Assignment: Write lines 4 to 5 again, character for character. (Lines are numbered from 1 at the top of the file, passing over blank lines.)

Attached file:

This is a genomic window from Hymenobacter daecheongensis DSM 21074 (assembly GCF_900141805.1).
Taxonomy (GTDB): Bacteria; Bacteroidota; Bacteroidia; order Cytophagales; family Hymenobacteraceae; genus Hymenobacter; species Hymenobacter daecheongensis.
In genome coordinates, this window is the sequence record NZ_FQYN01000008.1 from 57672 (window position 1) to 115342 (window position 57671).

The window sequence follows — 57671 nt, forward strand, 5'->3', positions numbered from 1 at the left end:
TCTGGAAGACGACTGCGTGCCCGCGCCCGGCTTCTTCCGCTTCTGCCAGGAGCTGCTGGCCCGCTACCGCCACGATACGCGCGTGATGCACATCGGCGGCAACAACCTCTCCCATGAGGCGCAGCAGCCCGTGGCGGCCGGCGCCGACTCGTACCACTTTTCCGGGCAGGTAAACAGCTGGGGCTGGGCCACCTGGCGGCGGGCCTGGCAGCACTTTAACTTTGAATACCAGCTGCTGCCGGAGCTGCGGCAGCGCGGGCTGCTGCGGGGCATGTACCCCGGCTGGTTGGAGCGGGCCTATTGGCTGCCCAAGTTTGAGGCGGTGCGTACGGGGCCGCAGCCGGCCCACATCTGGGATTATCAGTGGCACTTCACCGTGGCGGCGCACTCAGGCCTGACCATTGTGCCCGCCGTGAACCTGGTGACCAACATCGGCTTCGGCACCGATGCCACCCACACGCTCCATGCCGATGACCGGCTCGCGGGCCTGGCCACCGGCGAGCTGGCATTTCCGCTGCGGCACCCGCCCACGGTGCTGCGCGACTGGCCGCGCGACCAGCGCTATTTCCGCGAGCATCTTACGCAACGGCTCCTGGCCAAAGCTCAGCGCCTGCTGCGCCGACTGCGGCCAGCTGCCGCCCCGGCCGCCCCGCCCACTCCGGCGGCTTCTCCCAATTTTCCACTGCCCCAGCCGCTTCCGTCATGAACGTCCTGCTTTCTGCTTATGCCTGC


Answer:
The window sequence follows — 57671 nt, forward strand, 5'->3', positions numbered from 1 at the left end:
TCTGGAAGACGACTGCGTGCCCGCGCCCGGCTTCTTCCGCTTCTGCCAGGAGCTGCTGGCCCGCTACCGCCACGATACGCGCGTGATGCACATCGGCGGCAACAACCTCTCCCATGAGGCGCAGCAGCCCGTGGCGGCCGGCGCCGACTCGTACCACTTTTCCGGGCAGGTAAACAGCTGGGGCTGGGCCACCTGGCGGCGGGCCTGGCAGCACTTTAACTTTGAATACCAGCTGCTGCCGGAGCTGCGGCAGCGCGGGCTGCTGCGGGGCATGTACCCCGGCTGGTTGGAGCGGGCCTATTGGCTGCCCAAGTTTGAGGCGGTGCGTACGGGGCCGCAGCCGGCCCACATCTGGGATTATCAGTGGCACTTCACCGTGGCGGCGCACTCAGGCCTGACCATTGTGCCCGCCGTGAACCTGGTGACCAACATCGGCTTCGGCACCGATGCCACCCACACGCTCCATGCCGATGACCGGCTCGCGGGCCTGGCCACCGGCGAGCTGGCATTTCCGCTGCGGCACCCGCCCACGGTGCTGCGCGACTGGCCGCGCGACCAGCGCTATTTCCGCGAGCATCTTACGCAACGGCTCCTGGCCAAAGCTCAGCGCCTGCTGCGCCGACTGCGGCCAGCTGCCGCCCCGGCCGCCCCGCCCACTCCGGCGGCTTCTCCCAATTTTCCACTGCCCCAGCCGCTTCCGTCATGAACGTCCTGCTTTCTGCTTATGCCTGC